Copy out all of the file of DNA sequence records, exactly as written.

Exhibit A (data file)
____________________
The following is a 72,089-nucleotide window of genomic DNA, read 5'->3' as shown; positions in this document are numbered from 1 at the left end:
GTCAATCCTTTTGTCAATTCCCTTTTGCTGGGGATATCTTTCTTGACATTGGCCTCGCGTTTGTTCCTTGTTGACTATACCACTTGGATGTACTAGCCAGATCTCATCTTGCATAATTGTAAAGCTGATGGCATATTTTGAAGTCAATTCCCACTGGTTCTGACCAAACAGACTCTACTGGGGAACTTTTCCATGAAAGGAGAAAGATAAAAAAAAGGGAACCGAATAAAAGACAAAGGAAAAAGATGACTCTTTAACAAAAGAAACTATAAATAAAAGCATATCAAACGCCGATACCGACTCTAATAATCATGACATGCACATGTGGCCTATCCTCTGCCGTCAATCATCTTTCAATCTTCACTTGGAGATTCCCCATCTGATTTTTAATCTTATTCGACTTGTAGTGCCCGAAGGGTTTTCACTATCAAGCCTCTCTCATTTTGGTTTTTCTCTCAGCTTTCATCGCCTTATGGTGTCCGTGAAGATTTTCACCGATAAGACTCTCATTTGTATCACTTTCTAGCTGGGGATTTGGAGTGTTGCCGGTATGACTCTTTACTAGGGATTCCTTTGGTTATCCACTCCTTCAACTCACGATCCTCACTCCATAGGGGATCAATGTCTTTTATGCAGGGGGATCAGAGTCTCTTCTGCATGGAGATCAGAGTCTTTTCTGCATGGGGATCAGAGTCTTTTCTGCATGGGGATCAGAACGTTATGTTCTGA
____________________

The following is a 72,089-nucleotide window of genomic DNA, read 5'->3' as shown; positions in this document are numbered from 1 at the left end:
GTCAATCCTTTTGTCAATTCCCTTTTGCTGGGGATATCTTTCTTGACATTGGCCTCGCGTTTGTTCCTTGTTGACTATACCACTTGGATGTACTAGCCAGATCTCATCTTGCATAATTGTAAAGCTGATGGCATATTTTGAAGTCAATTCCCACTGGTTCTGACCAAACAGACTCTACTGGGGAACTTTTCCATGAAAGGAGAAAGATAAAAAAAAGGGAACCGAATAAAAGACAAAGGAAAAAGATGACTCTTTAACAAAAGAAACTATAAATAAAAGCATATCAAACGCCGATACCGACTCTAATAATCATGACATGCACATGTGGCCTATCCTCTGCCGTCAATCATCTTTCAATCTTCACTTGGAGATTCCCCATCTGATTTTTAATCTTATTCGACTTGTAGTGCCCGAAGGGTTTTCACTATCAAGCCTCTCTCATTTTGGTTTTTCTCTCAGCTTTCATCGCCTTATGGTGTCCGTGAAGATTTTCACCGATAAGACTCTCATTTGTATCACTTTCTAGCTGGGGATTTGGAGTGTTGCCGGTATGACTCTTTACTAGGGATTCCTTTGGTTATCCACTCCTTCAACTCACGATCCTCACTCCATAGGGGATCAATGTCTTTTATGCAGGGGGATCAGAGTCTCTTCTGCATGGAGATCAGAGTCTTTTCTGCATGGGGATCAGAGTCTTTTCTGCATGGGGATCAGAACGTTATGTTCTGA